While teaching high school English in that small town he befriended a student (and
Joseph Manley Wood
world-class runner) named Sebsibe Mamo. When Joe returned to Maine in 1965 he brought 'Subs' along and helped him matriculate into Colby College. Subs set a school record (which still stands today) in the 800 meter run and was named a college NCAA Division One All-American in 1968 with a strong performance in the two-mile run.
Later that year Joe traveled to Mexico City to watch Subs compete on the Ethiopian Olympic Team. These few years were to be the beginning of a life-long friendship. Joe was in the stadium and personally witnessed the famous 'Black Power' salute of John Carlos and Tommie Smith.
In the early 70s Joe moved to Virginia where he headed up an adult eduction program. After a few years he moved to Lima, Peru where he again taught high school English, and was in Lima at the time of the Great Lima Earthquake. He then relocated to Portland, Ore., and then back to Maine. He then endeavored to visit a cousin in Costa Rica and decided it would be 'adventurous' to drive from Maine to Costa Rica. Indeed it was. While in Central America, with his beloved German shepherd Bonzo by his side, he was accosted by armed Sandinista guerrillas and forced off the road at gunpoint. When later talking about the incident, he said his greatest concern was that the rebels would either 'hurt or dognap' Bonzo.
In his 'retirement' years he made several trips to Maine's sister state in northeast Brazil, (Natal), where he rode dune buggies, explored the Amazon, and served as a video biographer for Maine's trade delegations.
After being diagnosed with a form of blood cancer and kidney failure he refused both chemotherapy and dialysis, opting instead to enter a hospice program. Knowing his time was limited, he wanted quality of life instead of quantity. His local area nieces and nephews all pitched in to take him shopping, to doctor's appointments, and wherever else he needed to go. He especially enjoyed going out to lunch. His two favorite places were Tin-Tin, where the staff treated him like royalty, and Biddeford's Olive Garden (O-G as he called it) where he developed a wonderful relationship with many of the employees, especially the hostess Connye.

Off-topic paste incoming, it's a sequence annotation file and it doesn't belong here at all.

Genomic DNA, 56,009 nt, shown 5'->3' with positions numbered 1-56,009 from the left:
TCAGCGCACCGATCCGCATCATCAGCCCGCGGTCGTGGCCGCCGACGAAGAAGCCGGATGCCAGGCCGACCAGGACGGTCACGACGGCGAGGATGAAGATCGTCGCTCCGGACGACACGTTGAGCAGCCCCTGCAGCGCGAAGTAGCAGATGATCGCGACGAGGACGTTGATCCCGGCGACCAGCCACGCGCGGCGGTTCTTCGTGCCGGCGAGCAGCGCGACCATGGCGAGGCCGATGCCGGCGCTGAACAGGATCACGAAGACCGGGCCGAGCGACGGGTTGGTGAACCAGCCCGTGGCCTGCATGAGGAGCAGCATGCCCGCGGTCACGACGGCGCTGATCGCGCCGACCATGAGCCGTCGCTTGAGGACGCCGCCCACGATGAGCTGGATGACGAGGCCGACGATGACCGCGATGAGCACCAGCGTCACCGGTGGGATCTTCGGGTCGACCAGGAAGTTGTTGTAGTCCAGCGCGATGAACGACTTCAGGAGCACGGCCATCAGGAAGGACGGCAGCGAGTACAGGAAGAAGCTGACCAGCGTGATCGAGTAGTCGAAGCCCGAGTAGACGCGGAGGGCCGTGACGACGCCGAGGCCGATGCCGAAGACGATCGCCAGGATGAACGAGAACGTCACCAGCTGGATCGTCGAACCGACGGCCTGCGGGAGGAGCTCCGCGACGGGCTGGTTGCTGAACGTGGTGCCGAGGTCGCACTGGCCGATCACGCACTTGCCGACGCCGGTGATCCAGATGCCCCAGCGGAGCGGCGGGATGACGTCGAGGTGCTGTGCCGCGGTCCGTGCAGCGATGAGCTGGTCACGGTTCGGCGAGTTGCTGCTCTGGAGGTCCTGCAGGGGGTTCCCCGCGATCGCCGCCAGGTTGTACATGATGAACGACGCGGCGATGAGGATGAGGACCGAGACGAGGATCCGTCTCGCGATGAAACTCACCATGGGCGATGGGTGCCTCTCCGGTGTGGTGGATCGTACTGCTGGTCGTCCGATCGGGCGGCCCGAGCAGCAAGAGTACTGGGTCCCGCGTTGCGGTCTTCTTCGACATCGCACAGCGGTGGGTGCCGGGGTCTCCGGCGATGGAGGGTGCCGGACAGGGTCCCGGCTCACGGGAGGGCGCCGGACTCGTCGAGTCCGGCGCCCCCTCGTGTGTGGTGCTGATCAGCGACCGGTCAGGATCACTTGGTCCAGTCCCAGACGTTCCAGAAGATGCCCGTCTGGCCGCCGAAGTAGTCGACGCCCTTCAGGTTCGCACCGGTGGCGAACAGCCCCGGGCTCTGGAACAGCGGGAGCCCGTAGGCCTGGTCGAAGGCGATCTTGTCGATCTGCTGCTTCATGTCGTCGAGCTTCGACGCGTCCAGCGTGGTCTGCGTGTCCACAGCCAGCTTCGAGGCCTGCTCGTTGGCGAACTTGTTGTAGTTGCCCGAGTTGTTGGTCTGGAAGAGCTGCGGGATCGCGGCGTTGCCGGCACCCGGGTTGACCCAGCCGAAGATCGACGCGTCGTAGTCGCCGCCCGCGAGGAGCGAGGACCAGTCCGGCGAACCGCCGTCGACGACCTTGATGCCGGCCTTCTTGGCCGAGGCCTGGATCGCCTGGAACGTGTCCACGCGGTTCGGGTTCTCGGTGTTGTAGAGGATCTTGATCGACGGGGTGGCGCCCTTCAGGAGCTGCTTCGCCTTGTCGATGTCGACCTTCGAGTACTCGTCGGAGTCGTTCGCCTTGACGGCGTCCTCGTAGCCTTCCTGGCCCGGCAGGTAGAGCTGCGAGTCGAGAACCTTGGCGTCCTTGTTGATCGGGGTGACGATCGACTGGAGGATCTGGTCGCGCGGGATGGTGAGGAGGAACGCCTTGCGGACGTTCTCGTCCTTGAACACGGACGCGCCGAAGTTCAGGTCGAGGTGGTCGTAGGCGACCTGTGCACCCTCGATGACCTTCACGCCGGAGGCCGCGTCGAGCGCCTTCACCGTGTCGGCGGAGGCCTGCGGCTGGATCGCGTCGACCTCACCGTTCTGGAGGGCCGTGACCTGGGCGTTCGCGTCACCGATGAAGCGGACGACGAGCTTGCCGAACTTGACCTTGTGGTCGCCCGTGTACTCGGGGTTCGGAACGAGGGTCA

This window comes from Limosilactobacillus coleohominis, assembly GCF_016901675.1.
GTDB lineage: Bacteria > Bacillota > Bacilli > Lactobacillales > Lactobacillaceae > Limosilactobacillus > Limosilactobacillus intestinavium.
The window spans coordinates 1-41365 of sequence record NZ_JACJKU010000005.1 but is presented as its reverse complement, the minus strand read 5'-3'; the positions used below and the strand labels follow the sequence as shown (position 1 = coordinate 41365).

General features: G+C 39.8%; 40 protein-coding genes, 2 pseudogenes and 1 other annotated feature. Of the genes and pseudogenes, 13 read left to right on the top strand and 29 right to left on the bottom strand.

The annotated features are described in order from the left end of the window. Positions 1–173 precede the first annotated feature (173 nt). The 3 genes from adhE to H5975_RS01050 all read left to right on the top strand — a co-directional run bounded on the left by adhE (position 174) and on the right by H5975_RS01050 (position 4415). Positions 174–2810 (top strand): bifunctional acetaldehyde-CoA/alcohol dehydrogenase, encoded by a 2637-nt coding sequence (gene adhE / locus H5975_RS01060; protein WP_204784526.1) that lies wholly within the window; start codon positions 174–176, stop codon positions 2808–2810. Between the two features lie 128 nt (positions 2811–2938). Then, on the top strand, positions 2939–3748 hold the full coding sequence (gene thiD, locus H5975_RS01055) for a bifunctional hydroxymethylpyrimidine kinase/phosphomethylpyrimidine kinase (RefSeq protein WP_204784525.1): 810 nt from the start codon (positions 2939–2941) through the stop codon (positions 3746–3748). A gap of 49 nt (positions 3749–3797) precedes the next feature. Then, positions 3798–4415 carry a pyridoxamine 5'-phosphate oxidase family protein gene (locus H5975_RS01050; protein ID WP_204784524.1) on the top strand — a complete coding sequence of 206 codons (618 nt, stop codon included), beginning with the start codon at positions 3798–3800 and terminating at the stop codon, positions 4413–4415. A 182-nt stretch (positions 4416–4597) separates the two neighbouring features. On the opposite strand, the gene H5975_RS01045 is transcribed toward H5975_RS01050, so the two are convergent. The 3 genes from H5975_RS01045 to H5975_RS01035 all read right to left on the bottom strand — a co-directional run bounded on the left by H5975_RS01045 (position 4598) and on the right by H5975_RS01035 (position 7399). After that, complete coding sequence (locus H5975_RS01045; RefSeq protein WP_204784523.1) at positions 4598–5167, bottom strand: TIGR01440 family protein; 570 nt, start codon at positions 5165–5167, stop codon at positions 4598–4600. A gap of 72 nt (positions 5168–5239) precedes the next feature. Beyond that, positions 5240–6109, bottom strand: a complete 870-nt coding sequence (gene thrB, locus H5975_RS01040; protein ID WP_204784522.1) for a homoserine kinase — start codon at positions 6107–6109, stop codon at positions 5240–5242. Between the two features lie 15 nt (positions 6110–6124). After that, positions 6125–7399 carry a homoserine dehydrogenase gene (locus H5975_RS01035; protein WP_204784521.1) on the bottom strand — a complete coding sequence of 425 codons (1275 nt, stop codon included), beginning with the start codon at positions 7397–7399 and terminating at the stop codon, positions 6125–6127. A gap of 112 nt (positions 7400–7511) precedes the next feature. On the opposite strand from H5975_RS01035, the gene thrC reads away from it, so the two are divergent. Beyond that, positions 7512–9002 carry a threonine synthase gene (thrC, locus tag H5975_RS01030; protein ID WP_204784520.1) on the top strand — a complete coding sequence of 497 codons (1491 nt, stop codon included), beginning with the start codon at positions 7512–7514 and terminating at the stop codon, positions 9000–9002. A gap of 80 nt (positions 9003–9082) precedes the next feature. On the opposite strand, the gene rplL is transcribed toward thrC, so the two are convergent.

One nephew summed it up this way: Yuri Gagarin, the Emperor of Ethiopia, the 'Black Power Salute', Korean War combat veteran, dune-buggying in Brazil, a run-in with armed Sandinistas and surviving a famous Peruvian earthquake - he was our family's Forrest Gump!
Perhaps it was best said by Carol Lombard, a cousin: 'Even when we know the end is near for someone we love, it's always hard to hear the news. Joe has always been one of my very favorite people. We always had a good time when we all got together and I'm glad I was a part of it. He was grateful for every day he had and I believe that he is well prepared for his next journey'.
Joe is survived by his sister, Joanne Wynne of Ocean Park; several cousins; six nieces and nephew; nine grandnieces and nephews; and a great-grandniece, his 'Little Ramona.'
Family and friends are invited to meet at 11 a.m. on Monday, Jan. 28, at Hope Memorial Chapel, 480 Elm St., Biddeford for a visitation, to be followed at 1 p.m. by a funeral service. Burial and military honors will be at St. Joseph's Cemetery. To share condolences online, please visit
The family would like to thank Beacon Hospice for their wonderful care and Gosnell Hospice for aiding Joe and his family through those last difficult days.

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Published in Portland Press Herald/Maine Sunday Telegram on Jan. 24, 2013